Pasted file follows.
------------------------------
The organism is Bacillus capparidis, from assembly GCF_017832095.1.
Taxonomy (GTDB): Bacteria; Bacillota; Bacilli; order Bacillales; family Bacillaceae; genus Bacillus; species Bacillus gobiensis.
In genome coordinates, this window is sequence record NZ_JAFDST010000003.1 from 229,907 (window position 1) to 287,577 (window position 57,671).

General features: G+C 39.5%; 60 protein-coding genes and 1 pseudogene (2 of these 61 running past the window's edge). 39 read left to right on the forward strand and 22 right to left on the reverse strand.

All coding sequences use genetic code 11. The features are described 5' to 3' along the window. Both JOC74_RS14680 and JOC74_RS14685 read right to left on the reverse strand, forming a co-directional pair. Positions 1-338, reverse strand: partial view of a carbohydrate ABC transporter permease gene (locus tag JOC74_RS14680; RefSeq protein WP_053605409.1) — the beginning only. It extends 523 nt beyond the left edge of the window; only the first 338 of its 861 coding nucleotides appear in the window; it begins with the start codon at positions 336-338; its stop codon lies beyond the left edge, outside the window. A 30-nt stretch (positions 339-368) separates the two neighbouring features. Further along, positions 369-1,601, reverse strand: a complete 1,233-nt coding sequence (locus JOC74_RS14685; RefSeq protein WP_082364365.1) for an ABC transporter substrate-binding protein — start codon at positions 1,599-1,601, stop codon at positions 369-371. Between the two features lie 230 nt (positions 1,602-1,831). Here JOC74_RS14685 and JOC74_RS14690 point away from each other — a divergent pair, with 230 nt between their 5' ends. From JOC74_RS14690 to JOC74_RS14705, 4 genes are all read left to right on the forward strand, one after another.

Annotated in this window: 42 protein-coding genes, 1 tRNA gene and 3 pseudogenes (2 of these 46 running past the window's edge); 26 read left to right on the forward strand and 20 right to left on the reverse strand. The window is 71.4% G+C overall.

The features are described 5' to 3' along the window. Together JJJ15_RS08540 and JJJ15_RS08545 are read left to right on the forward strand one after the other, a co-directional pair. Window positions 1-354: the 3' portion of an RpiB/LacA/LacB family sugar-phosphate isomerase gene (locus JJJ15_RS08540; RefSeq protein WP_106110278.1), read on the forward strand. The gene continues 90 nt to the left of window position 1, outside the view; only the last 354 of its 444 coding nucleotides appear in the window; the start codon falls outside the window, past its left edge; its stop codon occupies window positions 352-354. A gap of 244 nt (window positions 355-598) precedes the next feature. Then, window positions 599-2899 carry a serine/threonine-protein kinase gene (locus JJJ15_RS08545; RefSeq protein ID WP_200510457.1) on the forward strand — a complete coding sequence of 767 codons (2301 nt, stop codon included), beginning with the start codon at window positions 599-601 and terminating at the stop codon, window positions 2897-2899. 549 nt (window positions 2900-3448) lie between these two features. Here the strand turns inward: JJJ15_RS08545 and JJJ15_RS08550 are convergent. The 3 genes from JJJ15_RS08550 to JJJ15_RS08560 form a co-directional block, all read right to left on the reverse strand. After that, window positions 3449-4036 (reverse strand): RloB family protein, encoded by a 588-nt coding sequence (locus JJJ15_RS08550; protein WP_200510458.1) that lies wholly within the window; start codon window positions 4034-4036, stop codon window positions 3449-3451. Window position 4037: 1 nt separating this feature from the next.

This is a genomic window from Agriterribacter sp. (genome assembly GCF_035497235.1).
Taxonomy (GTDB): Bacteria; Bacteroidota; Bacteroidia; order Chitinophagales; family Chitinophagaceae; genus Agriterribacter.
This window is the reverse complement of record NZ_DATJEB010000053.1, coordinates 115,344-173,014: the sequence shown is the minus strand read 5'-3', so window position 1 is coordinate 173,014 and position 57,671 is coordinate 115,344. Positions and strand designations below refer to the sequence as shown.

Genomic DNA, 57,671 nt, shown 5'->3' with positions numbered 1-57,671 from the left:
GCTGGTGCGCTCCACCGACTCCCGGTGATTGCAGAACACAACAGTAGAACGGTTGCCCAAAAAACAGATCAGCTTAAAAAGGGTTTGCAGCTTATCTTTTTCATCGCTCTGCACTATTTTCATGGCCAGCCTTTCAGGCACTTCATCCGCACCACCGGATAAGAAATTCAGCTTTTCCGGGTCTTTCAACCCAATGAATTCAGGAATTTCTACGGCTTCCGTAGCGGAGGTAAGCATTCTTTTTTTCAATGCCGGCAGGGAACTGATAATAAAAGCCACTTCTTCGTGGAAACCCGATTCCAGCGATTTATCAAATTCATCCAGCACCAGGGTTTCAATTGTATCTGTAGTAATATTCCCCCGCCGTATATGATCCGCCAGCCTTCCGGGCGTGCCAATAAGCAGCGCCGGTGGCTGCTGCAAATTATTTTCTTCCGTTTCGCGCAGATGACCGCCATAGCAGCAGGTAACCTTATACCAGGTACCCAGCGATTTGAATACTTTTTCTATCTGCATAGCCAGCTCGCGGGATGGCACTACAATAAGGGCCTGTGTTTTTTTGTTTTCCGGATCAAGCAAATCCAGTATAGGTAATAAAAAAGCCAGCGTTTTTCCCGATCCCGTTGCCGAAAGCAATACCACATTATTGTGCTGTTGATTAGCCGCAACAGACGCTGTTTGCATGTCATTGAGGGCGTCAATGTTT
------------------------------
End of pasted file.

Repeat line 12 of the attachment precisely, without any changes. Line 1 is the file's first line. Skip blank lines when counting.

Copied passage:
GCTGGTGCGCTCCACCGACTCCCGGTGATTGCAGAACACAACAGTAGAACGGTTGCCCAAAAAACAGATCAGCTTAAAAAGGGTTTGCAGCTTATCTTTTTCATCGCTCTGCACTATTTTCATGGCCAGCCTTTCAGGCACTTCATCCGCACCACCGGATAAGAAATTCAGCTTTTCCGGGTCTTTCAACCCAATGAATTCAGGAATTTCTACGGCTTCCGTAGCGGAGGTAAGCATTCTTTTTTTCAATGCCGGCAGGGAACTGATAATAAAAGCCACTTCTTCGTGGAAACCCGATTCCAGCGATTTATCAAATTCATCCAGCACCAGGGTTTCAATTGTATCTGTAGTAATATTCCCCCGCCGTATATGATCCGCCAGCCTTCCGGGCGTGCCAATAAGCAGCGCCGGTGGCTGCTGCAAATTATTTTCTTCCGTTTCGCGCAGATGACCGCCATAGCAGCAGGTAACCTTATACCAGGTACCCAGCGATTTGAATACTTTTTCTATCTGCATAGCCAGCTCGCGGGATGGCACTACAATAAGGGCCTGTGTTTTTTTGTTTTCCGGATCAAGCAAATCCAGTATAGGTAATAAAAAAGCCAGCGTTTTTCCCGATCCCGTTGCCGAAAGCAATACCACATTATTGTGCTGTTGATTAGCCGCAACAGACGCTGTTTGCATGTCATTGAGGGCGTCAATGTTT